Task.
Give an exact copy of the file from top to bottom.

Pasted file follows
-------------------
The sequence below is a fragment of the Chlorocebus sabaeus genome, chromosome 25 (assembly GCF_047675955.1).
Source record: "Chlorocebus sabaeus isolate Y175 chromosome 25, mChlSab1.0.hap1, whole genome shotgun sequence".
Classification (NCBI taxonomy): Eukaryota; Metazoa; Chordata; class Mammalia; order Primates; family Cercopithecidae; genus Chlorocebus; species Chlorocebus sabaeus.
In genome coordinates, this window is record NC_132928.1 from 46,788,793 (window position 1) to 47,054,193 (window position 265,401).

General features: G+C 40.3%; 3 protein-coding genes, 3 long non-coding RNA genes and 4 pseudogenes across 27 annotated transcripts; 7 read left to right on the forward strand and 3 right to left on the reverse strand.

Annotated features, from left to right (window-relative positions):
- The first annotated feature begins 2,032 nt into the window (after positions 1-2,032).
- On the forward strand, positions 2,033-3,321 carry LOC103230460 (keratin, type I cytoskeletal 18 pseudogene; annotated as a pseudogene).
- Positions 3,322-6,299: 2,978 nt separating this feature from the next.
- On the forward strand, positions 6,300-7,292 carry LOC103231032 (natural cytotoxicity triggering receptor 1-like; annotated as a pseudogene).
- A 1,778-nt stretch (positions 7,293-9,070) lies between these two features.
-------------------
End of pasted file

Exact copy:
The sequence below is a fragment of the Chlorocebus sabaeus genome, chromosome 25 (assembly GCF_047675955.1).
Source record: "Chlorocebus sabaeus isolate Y175 chromosome 25, mChlSab1.0.hap1, whole genome shotgun sequence".
Classification (NCBI taxonomy): Eukaryota; Metazoa; Chordata; class Mammalia; order Primates; family Cercopithecidae; genus Chlorocebus; species Chlorocebus sabaeus.
In genome coordinates, this window is record NC_132928.1 from 46,788,793 (window position 1) to 47,054,193 (window position 265,401).

General features: G+C 40.3%; 3 protein-coding genes, 3 long non-coding RNA genes and 4 pseudogenes across 27 annotated transcripts; 7 read left to right on the forward strand and 3 right to left on the reverse strand.

Annotated features, from left to right (window-relative positions):
- The first annotated feature begins 2,032 nt into the window (after positions 1-2,032).
- On the forward strand, positions 2,033-3,321 carry LOC103230460 (keratin, type I cytoskeletal 18 pseudogene; annotated as a pseudogene).
- Positions 3,322-6,299: 2,978 nt separating this feature from the next.
- On the forward strand, positions 6,300-7,292 carry LOC103231032 (natural cytotoxicity triggering receptor 1-like; annotated as a pseudogene).
- A 1,778-nt stretch (positions 7,293-9,070) lies between these two features.